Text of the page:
Things I’ve Been Thinking About at the End 2007

Published: 23 Dec 2007 
are the answer to so many of our problems. Yet councils do next to nothing for cyclists. If town councils took the same devil-may-care attitude to disabled access as they do to provision for cyclists, they’d probably be dragged bodily into the street and burned.

We really haven’t built anything but crap since the end of World War II. 4000 plus years of art, culture and society to look back and learn from, and we still build shit environments for ourselves. We ain’t poor. But we build like we’re poor. Crap towns make crap people. A bold statement but I stick by it.

I experienced my first ever ‘total gridlock’ today. A proper nose to tail stand still. But I wasn’t on the road, I was in Sainsburys. It was a trolley gridlock, two days before Christmas. I was stuck by the pre-packed bacon, between a crying woman and an exhausted-looking pensioner, for quite a long time. A child was singing Jingle Bells and the checkout queues went all the way to the back of the shop and bent left.

Noel Edmonds…
has been with us a long, long time. Even if you can’t stand the little helicopter-hopping ego-gnome, he’s mesmerisingly watchable. Observe him trying to get a sneaky look at any exposed female flesh on Deal or No Deal. You can almost hear the calculations in his head (…look for 2 seconds then go over-shoulder, as if you were looking at one of the boxes the whole time).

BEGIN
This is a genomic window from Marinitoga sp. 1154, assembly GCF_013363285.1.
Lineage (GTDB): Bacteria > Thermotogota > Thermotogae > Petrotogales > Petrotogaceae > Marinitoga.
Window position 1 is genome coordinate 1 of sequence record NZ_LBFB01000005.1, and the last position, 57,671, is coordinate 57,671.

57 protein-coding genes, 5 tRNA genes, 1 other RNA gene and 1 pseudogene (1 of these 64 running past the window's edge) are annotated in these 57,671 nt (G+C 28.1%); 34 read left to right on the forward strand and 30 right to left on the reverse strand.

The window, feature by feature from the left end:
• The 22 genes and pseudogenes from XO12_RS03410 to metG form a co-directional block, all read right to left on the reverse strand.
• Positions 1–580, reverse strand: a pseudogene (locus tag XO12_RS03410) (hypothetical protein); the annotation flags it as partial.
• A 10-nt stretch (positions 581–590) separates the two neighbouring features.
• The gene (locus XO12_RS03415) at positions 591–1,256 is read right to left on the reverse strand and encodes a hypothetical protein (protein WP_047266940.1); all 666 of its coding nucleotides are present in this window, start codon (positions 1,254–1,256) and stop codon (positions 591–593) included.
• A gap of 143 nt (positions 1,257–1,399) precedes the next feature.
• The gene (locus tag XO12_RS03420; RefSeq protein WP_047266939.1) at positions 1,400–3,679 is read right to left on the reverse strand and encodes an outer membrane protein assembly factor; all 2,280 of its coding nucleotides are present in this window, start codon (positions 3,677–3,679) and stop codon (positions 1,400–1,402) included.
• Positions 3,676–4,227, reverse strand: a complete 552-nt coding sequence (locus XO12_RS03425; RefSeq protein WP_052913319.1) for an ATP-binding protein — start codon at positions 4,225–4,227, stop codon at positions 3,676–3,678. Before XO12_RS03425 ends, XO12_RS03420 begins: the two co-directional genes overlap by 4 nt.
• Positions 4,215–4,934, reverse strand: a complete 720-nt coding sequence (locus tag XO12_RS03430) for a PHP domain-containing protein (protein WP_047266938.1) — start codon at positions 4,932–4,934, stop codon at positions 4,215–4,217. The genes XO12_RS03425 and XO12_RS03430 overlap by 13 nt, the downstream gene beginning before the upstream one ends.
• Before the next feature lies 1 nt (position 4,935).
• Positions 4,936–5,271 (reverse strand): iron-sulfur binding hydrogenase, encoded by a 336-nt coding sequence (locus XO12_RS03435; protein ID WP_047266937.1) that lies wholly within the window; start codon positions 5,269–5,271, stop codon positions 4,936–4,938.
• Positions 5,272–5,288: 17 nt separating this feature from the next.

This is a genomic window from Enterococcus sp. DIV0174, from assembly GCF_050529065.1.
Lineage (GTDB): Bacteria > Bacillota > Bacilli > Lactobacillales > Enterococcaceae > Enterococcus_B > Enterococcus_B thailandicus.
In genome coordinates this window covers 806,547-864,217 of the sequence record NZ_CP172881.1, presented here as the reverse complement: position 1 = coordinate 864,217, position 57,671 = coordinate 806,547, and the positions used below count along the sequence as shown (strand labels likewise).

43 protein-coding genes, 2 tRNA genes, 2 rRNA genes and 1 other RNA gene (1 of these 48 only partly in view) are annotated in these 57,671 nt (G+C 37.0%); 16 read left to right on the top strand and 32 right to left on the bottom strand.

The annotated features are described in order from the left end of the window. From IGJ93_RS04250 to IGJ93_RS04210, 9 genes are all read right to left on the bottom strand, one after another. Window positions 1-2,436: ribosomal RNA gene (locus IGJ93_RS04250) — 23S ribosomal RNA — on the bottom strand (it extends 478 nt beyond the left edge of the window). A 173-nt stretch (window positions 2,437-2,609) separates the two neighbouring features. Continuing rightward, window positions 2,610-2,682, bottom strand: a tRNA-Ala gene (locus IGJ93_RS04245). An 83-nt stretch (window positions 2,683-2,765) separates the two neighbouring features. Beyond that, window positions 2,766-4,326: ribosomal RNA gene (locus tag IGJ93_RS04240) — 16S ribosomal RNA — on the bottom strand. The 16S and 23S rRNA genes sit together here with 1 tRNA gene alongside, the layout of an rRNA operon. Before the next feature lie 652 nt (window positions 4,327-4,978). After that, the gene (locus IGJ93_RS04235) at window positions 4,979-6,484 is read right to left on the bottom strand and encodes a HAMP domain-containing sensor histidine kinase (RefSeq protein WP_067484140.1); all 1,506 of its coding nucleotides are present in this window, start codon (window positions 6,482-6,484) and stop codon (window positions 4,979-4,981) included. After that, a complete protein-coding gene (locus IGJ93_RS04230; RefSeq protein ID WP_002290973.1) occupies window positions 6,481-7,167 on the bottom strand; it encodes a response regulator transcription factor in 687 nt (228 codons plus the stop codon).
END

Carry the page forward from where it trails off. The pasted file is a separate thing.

Let’s never forget that New Labour made the museums free. To my mind it’s the one unequivocally good thing they did over the last 10 years. Enjoy your museums.

There are more branches of Starbucks in London than there are in New York. Some countries are able to impose a limit, in order to preserve something of a ‘local feel’. But we don’t. This land is not our land.

A major part of Liverpool city centre is now privately owned by the Duke of Westminster. It’s being turned into a shopping centre (what else?). A city centre? Privately owned? Shop nicely or get out.

Great acting on TV is so common these days you hardly even notice it. I assume British drama schools must have stopped telling students the key to seeming real and natural is to have telegraph pole-posture and to enunciate very forcefully from the diaphragm.

By contrast the occasional bit of bad acting now stands out like a sore thumb. For my money the most piss-poor acting of 2007 was perpetrated by the blinking, gurning Paul Clayton character (a cocky chef and fraudster) in Coronation Street. His face moves about so needlessly whenever the camera is on him, it’s as if his head is a paper bag full of concert violinists.

The woman who plays Chief Inspector Barnaby’s wife in Midsomer Murders was a distant second. 


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